By Zac Workun
In the last few years, leadership teachings have bent toward effectiveness and efficiency. Pastors are trying to do more with less and make shoestring budgets feel big.
But efficiency isn’t always effective.
Before I was a student pastor, I was a student of business management and studied all the reasons why it’s important to keep a business lean. We studied how to create value for the customer by optimizing processes.
A semantic substitute for “lean” might also mean efficient, but there’s something about lean business that doesn’t translate well for robust discipleship.
Lean sometimes means brittle
In the past few weeks we wandered in a quarantine wilderness of stripping away all the processes and programs we had. We began searching for how to make sense of what we used to do, but with tools that felt unfamiliar or new.
These weeks have exemplified that many pastoral leaders are more creative than they thought they were, and many congregations are willing to use digital tools when necessary. We’re all living through a revolution that’s challenged our giftedness and capacity to do the work.
The months of quarantine have been vital for our work, but I also hope they’ve refreshed your calling. More than the programmatic work of leading a ministry, I pray that the interior work of leading in Jesus’ name has come alive when all expectations have shifted.
Fear of re-entry
Now, as we enter into a season of re-entry, we’re fraught with deciding what we should keep from what we’ve gained (e.g. weekly video content and online small groups) and what we should restore from what we lost (e.g. in-person weekend worship experiences and gatherings).
Inside this tension is a challenge to find a way to keep doing a lot, efficiently. I’m worried the next several months will be a rush to see how much we can get done, how much we can continue to offer, how we might become all things to all people.
Before you rush or say “Go!” in this next season, be reminded that efficiency is not effectiveness, and effective ministry is not lean, but deep.
Our people need depth. They’re hungry for it, hungry in a way that’s not competitive with other churches (We’ve all tasted and seen every kind of church, thanks to Facebook and YouTube Live).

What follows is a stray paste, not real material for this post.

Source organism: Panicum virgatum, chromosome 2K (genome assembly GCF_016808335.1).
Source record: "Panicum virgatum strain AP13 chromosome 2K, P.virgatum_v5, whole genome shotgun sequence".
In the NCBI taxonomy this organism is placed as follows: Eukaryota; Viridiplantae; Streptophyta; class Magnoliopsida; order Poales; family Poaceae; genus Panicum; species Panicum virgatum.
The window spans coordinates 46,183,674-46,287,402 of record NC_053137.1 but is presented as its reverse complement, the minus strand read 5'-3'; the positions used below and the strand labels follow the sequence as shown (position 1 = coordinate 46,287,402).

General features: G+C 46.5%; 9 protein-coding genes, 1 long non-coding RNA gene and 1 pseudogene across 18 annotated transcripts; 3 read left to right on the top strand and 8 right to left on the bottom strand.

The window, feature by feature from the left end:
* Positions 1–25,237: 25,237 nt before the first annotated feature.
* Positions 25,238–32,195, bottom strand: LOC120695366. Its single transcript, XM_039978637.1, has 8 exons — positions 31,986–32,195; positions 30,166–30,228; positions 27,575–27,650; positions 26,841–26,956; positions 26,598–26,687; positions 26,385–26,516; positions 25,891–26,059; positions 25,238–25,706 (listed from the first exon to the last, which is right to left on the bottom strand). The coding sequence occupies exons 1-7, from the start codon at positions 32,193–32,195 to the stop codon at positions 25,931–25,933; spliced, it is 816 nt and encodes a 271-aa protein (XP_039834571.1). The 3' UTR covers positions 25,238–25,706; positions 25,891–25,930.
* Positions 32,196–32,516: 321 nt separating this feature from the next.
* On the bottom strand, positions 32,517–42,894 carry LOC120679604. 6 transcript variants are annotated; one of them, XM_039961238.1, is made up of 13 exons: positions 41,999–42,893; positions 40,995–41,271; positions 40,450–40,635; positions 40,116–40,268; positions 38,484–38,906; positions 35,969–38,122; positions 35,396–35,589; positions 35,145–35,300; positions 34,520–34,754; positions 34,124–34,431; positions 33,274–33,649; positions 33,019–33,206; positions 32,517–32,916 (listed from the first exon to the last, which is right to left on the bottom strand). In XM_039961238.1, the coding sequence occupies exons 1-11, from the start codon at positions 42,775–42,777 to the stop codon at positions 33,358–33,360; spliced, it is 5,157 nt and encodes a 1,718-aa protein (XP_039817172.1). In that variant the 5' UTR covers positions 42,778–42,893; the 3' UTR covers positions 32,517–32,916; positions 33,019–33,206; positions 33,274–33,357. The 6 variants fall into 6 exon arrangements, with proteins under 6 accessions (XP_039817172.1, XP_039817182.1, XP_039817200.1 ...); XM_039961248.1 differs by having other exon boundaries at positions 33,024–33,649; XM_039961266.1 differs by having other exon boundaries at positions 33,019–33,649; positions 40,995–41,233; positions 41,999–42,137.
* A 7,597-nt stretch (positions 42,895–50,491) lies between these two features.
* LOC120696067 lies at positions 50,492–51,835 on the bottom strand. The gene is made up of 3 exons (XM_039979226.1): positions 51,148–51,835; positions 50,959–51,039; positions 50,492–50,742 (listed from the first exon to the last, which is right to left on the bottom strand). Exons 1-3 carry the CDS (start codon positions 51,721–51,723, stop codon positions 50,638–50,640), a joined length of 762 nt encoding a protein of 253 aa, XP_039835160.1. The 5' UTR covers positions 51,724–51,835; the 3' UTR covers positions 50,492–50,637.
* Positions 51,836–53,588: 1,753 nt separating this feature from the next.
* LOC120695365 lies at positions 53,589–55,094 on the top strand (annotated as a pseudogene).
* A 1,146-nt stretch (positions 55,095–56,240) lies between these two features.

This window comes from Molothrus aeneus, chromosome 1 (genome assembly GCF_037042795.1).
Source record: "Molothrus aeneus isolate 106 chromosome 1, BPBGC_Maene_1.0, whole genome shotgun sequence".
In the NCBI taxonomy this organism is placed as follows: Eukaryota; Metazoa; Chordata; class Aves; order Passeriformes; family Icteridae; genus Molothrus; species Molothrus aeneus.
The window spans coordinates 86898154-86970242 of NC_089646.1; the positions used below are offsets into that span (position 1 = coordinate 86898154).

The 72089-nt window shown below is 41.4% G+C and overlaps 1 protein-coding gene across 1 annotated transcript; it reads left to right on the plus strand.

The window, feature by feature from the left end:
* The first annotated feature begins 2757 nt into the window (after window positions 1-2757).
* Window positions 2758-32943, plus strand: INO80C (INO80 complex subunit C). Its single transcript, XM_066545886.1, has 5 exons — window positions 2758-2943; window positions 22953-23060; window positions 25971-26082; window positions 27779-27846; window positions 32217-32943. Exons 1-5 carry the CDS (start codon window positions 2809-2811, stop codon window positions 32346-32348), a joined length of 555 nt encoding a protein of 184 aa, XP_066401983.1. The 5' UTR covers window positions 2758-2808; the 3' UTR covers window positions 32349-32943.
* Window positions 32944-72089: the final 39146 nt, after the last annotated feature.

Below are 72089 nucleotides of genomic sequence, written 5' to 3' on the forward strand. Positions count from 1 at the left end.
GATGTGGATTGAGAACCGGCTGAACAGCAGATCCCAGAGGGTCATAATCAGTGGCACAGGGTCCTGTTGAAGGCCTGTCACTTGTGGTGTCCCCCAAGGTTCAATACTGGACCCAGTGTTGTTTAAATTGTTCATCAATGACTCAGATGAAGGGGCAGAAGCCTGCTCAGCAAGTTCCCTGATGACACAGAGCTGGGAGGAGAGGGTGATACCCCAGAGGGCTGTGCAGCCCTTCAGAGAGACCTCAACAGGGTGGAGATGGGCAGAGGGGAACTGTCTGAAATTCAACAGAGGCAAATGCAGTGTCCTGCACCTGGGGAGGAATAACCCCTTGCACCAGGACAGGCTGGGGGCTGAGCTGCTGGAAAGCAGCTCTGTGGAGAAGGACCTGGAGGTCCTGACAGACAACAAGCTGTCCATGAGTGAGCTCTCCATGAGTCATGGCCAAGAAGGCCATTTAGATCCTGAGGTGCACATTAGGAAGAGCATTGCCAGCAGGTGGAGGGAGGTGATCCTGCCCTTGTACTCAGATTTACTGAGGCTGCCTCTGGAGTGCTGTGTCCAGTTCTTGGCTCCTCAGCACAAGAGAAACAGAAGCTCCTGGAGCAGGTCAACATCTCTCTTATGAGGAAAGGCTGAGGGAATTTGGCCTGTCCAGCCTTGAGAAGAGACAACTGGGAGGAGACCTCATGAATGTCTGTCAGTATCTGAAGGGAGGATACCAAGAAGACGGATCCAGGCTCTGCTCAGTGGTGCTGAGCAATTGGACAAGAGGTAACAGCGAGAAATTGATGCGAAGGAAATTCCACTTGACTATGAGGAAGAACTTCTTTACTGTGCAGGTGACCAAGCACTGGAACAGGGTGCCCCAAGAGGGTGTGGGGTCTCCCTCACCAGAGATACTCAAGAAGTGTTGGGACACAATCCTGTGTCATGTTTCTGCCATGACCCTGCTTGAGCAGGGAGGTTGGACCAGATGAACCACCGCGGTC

I know that calling a ministry “deep” is sometimes used as an ambiguous critique, but there’s something different about this season. Deep isn’t a veiled critique against a sermon, but a disciple’s cry of feeling insufficient or a longing for what’s next in their lives.
Jesus’ deep offer for the tired, dry, and water-giving pastors
In John 4 we receive the story of Jesus who asks a Samaritan woman for a bucket of deep well water. The beauty of this story is that it starts with the woman offering to help Jesus, but ultimately, it’s Jesus who gives the woman what she needs.
Jesus does several things that help the woman see the pain of her own story. She’s feeling hot, tired, and alone and is still willing to help this stranger.
They talk about identity, origin, and the best ways to get water. She tries to shift the conversation about worship and theology. He realizes the here, now, and future hope.
She tries to mask her identity. He sees right through her, because He is who He is.
What Is Depth?
Our people are hungry for depth.
Depth isn’t always a lengthy sermon.
Depth isn’t always an intricate or complex Bible study plan.
Depth isn’t always a pithy quote worth tweeting.
Depth isn’t always a clever small group question.
Depth starts with knowing where the well is from which to draw water.
Depth is a willingness to slow down and sit down.
Depth is sharing a bucket when you don’t have one yourself.
Depth is the work that turns conversations into questions.
Depth challenges what the place of worship means.
Depth is ultimately the work that challenges who we are and invites us to be someone we thought was impossible because of past sin.
Richard Foster was right: “The desperate need today is not for a greater number of intelligent people, or gifted people, but for deep people.” (Celebration of Discipline: The Path to Spiritual Growth).
The work of loving and leading in the local church is meek work. It’s not exemplified by strong decisions of powerful leadership, but modeled in a Shepherd-Savior who seeks, serves, and saves. True visionary leadership is identifying our own need for the depth of the love of Jesus. It’s from His abundant overflow that we have any hope or courage.
People right now need a pastor who doesn’t have all the answers but is willing to sit in the heat of the day and remind them of the truth. The hope and courage of ministry these days is in being a minister and not the doing of ministry.
Like the woman at well, we need trust and sit with the One who declares, I am He.